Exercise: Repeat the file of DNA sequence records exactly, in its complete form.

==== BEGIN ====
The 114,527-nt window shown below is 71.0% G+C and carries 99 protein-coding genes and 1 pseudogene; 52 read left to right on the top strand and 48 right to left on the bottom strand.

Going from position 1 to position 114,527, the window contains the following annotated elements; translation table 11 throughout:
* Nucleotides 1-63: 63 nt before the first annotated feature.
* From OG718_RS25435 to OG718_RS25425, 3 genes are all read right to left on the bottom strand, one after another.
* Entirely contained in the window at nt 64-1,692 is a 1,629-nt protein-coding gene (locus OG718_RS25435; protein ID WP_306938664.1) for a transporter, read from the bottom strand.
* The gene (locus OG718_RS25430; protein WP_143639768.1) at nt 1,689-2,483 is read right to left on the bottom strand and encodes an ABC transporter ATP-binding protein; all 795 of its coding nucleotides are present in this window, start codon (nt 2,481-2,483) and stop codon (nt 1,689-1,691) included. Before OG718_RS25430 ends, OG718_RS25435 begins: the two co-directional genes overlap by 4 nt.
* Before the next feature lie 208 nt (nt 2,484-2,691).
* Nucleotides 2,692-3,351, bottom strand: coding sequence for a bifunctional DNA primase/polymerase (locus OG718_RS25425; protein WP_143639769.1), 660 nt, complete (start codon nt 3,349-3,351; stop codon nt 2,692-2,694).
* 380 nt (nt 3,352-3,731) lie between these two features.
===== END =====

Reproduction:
The 114,527-nt window shown below is 71.0% G+C and carries 99 protein-coding genes and 1 pseudogene; 52 read left to right on the top strand and 48 right to left on the bottom strand.

Going from position 1 to position 114,527, the window contains the following annotated elements; translation table 11 throughout:
* Nucleotides 1-63: 63 nt before the first annotated feature.
* From OG718_RS25435 to OG718_RS25425, 3 genes are all read right to left on the bottom strand, one after another.
* Entirely contained in the window at nt 64-1,692 is a 1,629-nt protein-coding gene (locus OG718_RS25435; protein ID WP_306938664.1) for a transporter, read from the bottom strand.
* The gene (locus OG718_RS25430; protein WP_143639768.1) at nt 1,689-2,483 is read right to left on the bottom strand and encodes an ABC transporter ATP-binding protein; all 795 of its coding nucleotides are present in this window, start codon (nt 2,481-2,483) and stop codon (nt 1,689-1,691) included. Before OG718_RS25430 ends, OG718_RS25435 begins: the two co-directional genes overlap by 4 nt.
* Before the next feature lie 208 nt (nt 2,484-2,691).
* Nucleotides 2,692-3,351, bottom strand: coding sequence for a bifunctional DNA primase/polymerase (locus OG718_RS25425; protein WP_143639769.1), 660 nt, complete (start codon nt 3,349-3,351; stop codon nt 2,692-2,694).
* 380 nt (nt 3,352-3,731) lie between these two features.